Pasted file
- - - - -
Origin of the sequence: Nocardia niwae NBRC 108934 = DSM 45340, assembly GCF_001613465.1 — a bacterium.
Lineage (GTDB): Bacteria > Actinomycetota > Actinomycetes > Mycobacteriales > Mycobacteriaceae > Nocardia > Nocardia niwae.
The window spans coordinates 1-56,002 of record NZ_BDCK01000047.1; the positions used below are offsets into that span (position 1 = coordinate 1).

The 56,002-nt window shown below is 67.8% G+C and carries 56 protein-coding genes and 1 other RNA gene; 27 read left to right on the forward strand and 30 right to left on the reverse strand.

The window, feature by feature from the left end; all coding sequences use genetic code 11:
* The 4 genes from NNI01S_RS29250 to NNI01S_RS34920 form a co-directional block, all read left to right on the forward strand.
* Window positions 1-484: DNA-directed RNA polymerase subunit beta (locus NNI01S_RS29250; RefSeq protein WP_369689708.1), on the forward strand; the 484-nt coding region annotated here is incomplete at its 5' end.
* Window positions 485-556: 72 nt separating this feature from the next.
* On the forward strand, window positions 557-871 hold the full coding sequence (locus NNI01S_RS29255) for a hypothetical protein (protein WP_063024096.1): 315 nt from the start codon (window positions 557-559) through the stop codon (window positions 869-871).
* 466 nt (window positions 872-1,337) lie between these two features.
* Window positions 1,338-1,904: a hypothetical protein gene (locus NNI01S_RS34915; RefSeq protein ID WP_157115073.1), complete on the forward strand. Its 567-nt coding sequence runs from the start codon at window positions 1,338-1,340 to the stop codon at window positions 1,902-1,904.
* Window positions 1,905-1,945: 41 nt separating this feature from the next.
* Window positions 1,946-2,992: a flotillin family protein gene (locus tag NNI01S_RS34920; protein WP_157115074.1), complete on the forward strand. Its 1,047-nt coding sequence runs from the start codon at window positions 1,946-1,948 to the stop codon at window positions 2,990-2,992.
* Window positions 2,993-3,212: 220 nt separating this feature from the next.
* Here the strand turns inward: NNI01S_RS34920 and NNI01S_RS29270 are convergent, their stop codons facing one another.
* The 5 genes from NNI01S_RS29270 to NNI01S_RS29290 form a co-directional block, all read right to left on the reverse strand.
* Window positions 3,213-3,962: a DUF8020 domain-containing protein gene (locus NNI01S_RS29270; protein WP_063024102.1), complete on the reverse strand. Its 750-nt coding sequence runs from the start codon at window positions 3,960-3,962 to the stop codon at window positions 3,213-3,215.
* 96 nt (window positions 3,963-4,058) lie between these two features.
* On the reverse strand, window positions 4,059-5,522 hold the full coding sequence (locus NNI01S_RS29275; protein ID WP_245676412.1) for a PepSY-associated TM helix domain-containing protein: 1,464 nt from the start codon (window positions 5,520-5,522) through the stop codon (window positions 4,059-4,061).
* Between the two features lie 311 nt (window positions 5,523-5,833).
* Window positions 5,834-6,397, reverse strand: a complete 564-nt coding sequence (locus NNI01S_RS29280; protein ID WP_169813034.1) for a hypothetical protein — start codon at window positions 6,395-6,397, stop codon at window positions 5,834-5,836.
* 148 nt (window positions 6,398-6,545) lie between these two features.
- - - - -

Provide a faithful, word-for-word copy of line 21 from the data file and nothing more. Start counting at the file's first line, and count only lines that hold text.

* Window positions 5,834-6,397, reverse strand: a complete 564-nt coding sequence (locus NNI01S_RS29280; protein ID WP_169813034.1) for a hypothetical protein — start codon at window positions 6,395-6,397, stop codon at window positions 5,834-5,836.